The Internet Of Things has had a lot of press over the last few years – from the dubious functionality of Bluetooth-connected irons to the dangers of having your stuffed toy pet hacked, but for all that, the advantages of interconnectivity have borne fruit in a lot of cases, and the Internet Of Things seems here to stay. Now that the horror stories have been and gone, and customers continue to invest in connected devices – with over 31 billion connected devices predicted to be in circulation worldwide by 2020, it’s a good time to see what potential the IoT holds in the near future.
One of the most significant forthcoming developments for the IoT, and mobile computing in general, is the imminent widespread construction of 5G networking. Simply by supplying devices with much greater speed and connectivity by software development company like https://www.boldare.com, the potential application and practical use of interconnected devices could increase rapidly – and with increased stability and access, customers are sure to buy into the hardware. A adjunct to that development is the increasing power of cloud computing – with networks being able to handle ever greater loads of data, onboard processing can be kept to a minimum, allowing smaller and more compact hardware to be installed on ever-more devices.
Another big driver for the IoT has been the automotive industry. Traditionally driven by the hunt for the next big thing in technology, the automotive industry has fully embraced the IoT, with many cars being network connected now beyond the simple needs of mapping programs. With the ability to do everything from warm a car up in good time before the drivers gets in, to updating driving-assist software, and in the near future adding automated driving capabilities, it won’t be long before more cars are connected to networks than not.
One of the great advantages of network connectivity is the ability to monitor and solve problems across a larger distributed range of nodes than would otherwise be possible. This ties in neatly with another ongoing development in computing, AI and machine learning. By distributing computing power across a wide range of smaller devices, the IoT has the potential to make maximum use of machine learning systems, and as AI technology develops it will no doubt become a major part of the functionality of interconnected devices.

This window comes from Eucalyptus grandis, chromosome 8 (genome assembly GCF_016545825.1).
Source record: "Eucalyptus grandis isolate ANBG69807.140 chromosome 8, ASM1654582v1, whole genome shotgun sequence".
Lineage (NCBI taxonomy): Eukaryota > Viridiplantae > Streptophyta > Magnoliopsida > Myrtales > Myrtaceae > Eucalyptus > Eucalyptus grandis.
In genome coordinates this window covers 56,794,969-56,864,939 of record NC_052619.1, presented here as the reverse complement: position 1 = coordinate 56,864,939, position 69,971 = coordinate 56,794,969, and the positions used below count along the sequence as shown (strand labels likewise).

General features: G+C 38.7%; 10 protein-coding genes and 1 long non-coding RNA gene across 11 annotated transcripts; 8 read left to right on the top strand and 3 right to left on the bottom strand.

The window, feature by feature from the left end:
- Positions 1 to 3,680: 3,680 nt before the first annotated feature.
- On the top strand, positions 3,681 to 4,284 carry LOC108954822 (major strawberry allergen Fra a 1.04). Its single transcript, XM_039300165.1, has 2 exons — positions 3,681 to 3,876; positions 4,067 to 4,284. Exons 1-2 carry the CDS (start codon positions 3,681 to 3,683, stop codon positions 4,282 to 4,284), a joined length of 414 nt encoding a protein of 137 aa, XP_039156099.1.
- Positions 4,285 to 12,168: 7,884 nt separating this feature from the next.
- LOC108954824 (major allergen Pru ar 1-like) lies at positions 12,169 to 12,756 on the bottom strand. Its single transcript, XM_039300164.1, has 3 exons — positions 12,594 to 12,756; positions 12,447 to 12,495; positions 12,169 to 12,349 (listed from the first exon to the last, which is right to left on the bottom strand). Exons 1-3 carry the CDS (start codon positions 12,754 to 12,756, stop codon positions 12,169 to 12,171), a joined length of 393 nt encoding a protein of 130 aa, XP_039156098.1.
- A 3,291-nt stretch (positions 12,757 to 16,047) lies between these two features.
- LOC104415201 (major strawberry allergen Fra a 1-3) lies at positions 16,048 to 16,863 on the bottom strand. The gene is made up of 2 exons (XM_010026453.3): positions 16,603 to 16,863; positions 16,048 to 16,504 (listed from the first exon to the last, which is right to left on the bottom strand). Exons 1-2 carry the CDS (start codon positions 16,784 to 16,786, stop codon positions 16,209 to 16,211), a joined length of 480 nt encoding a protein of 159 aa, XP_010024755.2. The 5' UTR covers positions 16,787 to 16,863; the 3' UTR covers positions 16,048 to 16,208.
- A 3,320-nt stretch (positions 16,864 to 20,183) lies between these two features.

The security implications of such large networks have already been widely documented, with instances such as remote car hacking and distributed botnets making the news in recent times. Part of the reason for that has been a lack of standardised security protocols, which is something that cybersecurity companies have been working hard on. Expect to see new standards and even laws being put into place to deal with these issues, although finding international consensus may prove difficult.
The IoT will also play a big role in urban developments. Already there are many instances where services like bike rental and information kiosks can be accessed remotely via mobile computing or wearable technology and that trend will only continue, particularly in situations where it could save time and money – think transit systems and building access, for example.
Although less is made of the IoT as a key selling point for new products than it once was, that is perhaps down to it’s near-ubiquitous adoption across a host of systems. That trend is only likely to continue, and so the interconnected future of product design looks bright.